- Omega 3 fish oils, 1–2 grams daily. These are very important for tissue, joint, ligament and brain health. They keep the tissues supple and also provide improved lubrication in the joints. Make sure the product does not contain toxic mercury.
- Calcium and magnesium, 800-1,000mg/day. Calcium is essential for bone strength, but most people are unaware that it is essential for every muscle contraction. If
there is not enough for the muscles the body will take it out of the bones.
Magnesium is essential for athletes because when a muscle relaxes the magnesium moves into the muscle cells. If there is not enough magnesium, the muscles
cannot relax and cramp develops. Because magnesium is stored inside the cells and not in the blood, blood tests do not give any indication of the magnesium
status and during exercise much magnesium is lost in sweating and breathing.
- Grape seed extract – proanthocyanidins. These are nature’s powerhouse antioxidants, and it is wise to take these all the time or at least on the days of hard
physical exercise. They also have a powerful and safe anti-inflammatory action.
- Glucosamine. This complex sugar is an essential building block for cartilage, and good medical studies have shown that taking glucosamine can actually repair
cartilage and reduce pain.
- Natural Anti-inflammatories. Many athletes take NSAIDS (Voltaren, Celebrex, VIOX) drugs to ‘aid healing’. In fact, these just mask the inflammatory repair
process, and in the long term may well lead to a weakened and damaged joint. Use natural anti-inflammatories – omega 3 fish oils, grape seed extract and
turmeric. The latter has an action similar to the COX2 drugs but is safe and beneficial, and is a very effective treatment for pain..
- Iron. The continual striking of the sole of the foot on hard pavements can damage the red blood cells in the veins on the bottom of the foot so that the haemoglobin
leaks out of them and is lost in the urine (haemoglobinuria). This iron may need to be replaced but it is essential for an athlete to make sure they are not one of the
1 in 300 people who have inherited haemochromatosis, for whom taking iron supplements could be fatal. Long distance or road runners should get their iron levels
- Co-enzyme Q10. This enzyme is found in the mitochondria, the energy furnaces within the cells, especially the muscle cells. CoQ10 is essential in the process of
burning sugars and fats and converting them into energy. CoQ10 levels become lower as we age and also with some drugs, especially the statins. Some athletes
supplement with CoQ10 and improve their performance, but make sure it is quality CoQ10 (in a gel capsule) as cheaper brands are useless.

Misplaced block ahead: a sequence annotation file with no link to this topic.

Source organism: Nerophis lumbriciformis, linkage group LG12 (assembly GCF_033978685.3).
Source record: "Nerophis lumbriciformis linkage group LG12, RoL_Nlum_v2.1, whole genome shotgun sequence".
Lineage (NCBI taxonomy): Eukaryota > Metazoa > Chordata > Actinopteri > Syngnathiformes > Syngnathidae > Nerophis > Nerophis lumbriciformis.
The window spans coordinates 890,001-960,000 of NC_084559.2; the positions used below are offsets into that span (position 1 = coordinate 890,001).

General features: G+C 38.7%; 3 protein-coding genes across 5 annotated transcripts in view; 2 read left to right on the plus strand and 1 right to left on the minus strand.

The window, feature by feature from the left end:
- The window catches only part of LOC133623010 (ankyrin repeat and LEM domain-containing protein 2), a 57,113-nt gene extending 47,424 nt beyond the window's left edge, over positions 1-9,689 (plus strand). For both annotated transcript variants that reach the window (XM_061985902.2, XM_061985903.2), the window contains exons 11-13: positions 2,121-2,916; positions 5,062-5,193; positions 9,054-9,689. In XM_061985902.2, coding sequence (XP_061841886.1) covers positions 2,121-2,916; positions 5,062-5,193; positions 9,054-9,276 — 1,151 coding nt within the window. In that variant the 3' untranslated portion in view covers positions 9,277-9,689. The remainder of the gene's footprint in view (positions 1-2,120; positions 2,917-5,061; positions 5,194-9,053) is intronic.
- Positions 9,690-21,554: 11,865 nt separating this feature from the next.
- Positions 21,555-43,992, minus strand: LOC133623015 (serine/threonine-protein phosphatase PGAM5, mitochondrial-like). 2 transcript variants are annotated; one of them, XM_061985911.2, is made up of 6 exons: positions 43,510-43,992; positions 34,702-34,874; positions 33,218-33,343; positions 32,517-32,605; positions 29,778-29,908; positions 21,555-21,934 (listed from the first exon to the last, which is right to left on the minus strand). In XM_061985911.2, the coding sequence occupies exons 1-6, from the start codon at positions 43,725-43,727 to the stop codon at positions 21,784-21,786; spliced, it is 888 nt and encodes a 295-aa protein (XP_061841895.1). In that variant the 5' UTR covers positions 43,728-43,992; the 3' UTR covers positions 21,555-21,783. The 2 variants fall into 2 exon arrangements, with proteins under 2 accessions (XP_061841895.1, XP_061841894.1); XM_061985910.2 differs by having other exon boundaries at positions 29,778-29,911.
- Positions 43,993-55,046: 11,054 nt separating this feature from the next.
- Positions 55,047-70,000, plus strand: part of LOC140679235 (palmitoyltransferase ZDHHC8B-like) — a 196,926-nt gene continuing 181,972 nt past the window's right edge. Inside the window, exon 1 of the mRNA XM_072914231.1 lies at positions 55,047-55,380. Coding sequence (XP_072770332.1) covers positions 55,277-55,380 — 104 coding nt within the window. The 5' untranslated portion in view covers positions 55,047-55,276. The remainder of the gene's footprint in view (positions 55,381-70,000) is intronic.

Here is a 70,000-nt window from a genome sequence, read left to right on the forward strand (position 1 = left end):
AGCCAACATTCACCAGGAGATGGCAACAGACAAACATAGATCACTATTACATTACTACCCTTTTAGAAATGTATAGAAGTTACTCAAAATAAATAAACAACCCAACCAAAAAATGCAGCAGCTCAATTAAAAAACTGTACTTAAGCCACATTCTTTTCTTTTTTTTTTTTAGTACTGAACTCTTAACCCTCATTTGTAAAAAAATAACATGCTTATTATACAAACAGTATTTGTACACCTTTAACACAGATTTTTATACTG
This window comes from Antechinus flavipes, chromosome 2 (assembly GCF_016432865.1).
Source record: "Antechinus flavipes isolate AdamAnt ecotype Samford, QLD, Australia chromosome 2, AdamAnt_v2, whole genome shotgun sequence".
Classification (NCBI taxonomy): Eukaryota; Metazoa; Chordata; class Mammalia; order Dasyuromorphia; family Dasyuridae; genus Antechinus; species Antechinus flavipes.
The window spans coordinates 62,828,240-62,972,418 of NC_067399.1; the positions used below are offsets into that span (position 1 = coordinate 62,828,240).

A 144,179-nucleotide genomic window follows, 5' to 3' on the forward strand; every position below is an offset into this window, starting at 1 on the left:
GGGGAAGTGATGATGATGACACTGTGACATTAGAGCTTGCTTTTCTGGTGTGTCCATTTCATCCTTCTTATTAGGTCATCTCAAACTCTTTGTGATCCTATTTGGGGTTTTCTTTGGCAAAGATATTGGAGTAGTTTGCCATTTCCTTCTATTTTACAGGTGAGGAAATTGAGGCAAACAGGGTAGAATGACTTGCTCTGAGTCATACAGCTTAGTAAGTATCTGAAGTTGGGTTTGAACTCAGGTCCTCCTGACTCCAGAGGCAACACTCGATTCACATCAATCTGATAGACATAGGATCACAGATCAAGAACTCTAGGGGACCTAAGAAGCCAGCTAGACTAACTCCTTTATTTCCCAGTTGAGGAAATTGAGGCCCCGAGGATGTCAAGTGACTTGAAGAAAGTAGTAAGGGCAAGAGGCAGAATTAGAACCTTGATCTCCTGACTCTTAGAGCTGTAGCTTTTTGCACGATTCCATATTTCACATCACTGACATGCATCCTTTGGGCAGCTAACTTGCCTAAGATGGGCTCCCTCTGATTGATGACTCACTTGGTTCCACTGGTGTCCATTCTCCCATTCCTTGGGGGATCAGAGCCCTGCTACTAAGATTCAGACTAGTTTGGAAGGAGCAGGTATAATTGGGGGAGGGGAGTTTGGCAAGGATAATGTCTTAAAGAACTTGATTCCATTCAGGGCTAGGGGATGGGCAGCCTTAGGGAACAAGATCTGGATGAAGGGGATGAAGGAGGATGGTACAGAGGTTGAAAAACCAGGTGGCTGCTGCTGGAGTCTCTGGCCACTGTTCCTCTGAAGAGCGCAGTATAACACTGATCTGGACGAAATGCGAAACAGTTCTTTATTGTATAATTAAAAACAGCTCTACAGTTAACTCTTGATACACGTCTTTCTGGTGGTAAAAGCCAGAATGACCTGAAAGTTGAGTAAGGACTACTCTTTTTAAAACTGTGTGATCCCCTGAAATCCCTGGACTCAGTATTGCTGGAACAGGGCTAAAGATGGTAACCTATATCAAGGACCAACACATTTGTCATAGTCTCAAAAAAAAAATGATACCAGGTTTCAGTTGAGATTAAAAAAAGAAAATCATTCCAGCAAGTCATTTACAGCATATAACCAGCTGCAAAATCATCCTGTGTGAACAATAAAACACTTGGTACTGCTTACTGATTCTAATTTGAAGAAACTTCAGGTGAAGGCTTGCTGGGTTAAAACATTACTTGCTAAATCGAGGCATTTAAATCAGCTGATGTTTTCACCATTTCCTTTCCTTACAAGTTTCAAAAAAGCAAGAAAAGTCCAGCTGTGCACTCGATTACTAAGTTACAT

- Phytonutrients which can encourage the reproduction of mitochondria which create energy inside the cells. A new multi called Cellsentials helps the mTOR switches inside of the cells to recycle the mitochondria more effectively click here.
Sudden death in athletes – This is a very difficult topic to research and advise, because some very fit people do suddenly drop dead while exercising, while others with heart disease die just because it was their time.
If there is any risk of sudden death in an athlete (family history, hypertrophic cardiomyopathy, arrhythmic right ventricle, long QT syndrome) they they should probably avoid hard burst activity (sprinting, basketball, tennis, squash, rugby & soccer) and enjoy activity with stable energy expenditure (jogging, swimming, biking etc).
Also extremes of temperature, humidity and altitude should probably be avoided.
There are some investigations which an athlete can ask for if he/she is concerned – full examination including ECG, exercise ECG, echocardiogram, holter monitor and if there is concern about the right ventricle – a MRI heart scan.
What can the athlete do – don’t do explosive activity if at risk, and be physically fit. No drugs can help, but optimum magnesium levels and also fish oils may well be preventive (take 800mg magnesium and 1-2 grams of fish oil daily). For those athletes who have had a ‘near miss’ – implantable defibrillators are available.
Supplements which I would recommend an athlete considers taking – NB make sure they are pure and of pharmaceutical quality which is why I recommend the USANA products with their $1million guarantee:
USANA cellsentials *, Biomega fish oils, Coquinone (coenzyme q10), Active calcium and magnesium, procosa 2 (glucosamine/tumeric) and Proflavanol c (grapeseed extract and vitamin C).